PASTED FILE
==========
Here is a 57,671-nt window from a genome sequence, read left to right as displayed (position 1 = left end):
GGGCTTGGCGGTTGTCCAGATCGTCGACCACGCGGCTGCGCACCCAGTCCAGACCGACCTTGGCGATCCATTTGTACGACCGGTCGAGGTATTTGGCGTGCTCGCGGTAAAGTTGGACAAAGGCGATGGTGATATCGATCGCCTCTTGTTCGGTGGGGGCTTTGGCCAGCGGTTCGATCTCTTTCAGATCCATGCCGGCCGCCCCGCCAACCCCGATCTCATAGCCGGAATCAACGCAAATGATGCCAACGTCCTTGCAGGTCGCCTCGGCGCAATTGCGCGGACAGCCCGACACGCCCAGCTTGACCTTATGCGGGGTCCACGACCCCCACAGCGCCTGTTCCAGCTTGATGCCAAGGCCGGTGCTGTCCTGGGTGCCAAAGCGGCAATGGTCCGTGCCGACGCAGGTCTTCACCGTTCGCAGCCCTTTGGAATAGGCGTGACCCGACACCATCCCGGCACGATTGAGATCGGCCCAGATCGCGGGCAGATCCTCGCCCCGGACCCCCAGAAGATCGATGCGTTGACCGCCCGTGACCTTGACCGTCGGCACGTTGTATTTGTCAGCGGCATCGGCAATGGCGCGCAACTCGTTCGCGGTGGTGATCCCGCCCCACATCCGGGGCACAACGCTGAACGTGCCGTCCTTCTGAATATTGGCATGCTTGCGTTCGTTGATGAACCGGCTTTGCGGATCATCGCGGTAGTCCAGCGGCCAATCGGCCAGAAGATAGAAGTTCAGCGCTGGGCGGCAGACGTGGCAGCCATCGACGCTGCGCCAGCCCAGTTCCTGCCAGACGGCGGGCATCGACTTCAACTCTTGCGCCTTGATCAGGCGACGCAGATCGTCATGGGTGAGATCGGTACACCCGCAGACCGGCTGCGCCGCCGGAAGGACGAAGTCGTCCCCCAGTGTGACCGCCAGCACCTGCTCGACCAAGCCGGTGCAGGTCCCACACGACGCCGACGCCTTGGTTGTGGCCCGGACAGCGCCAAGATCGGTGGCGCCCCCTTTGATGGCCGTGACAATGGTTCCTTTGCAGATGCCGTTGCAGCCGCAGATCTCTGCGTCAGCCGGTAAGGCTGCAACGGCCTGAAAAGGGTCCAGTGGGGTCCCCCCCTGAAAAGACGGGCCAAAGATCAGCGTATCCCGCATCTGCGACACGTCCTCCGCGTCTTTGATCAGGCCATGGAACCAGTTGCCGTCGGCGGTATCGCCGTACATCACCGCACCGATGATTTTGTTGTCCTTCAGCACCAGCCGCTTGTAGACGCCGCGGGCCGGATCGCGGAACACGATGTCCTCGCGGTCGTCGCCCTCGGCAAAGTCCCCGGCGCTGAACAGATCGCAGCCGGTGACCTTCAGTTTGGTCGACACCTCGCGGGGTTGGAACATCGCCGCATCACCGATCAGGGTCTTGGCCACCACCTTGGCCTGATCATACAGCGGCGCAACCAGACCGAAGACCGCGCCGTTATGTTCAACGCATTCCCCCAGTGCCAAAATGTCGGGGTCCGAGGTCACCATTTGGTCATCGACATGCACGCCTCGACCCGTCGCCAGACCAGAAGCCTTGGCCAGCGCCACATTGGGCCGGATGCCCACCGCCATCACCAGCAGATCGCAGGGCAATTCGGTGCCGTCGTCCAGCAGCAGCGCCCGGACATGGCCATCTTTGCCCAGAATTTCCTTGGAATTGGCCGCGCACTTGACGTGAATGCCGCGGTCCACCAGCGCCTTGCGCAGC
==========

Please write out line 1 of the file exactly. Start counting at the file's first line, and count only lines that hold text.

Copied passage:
Here is a 57,671-nt window from a genome sequence, read left to right as displayed (position 1 = left end):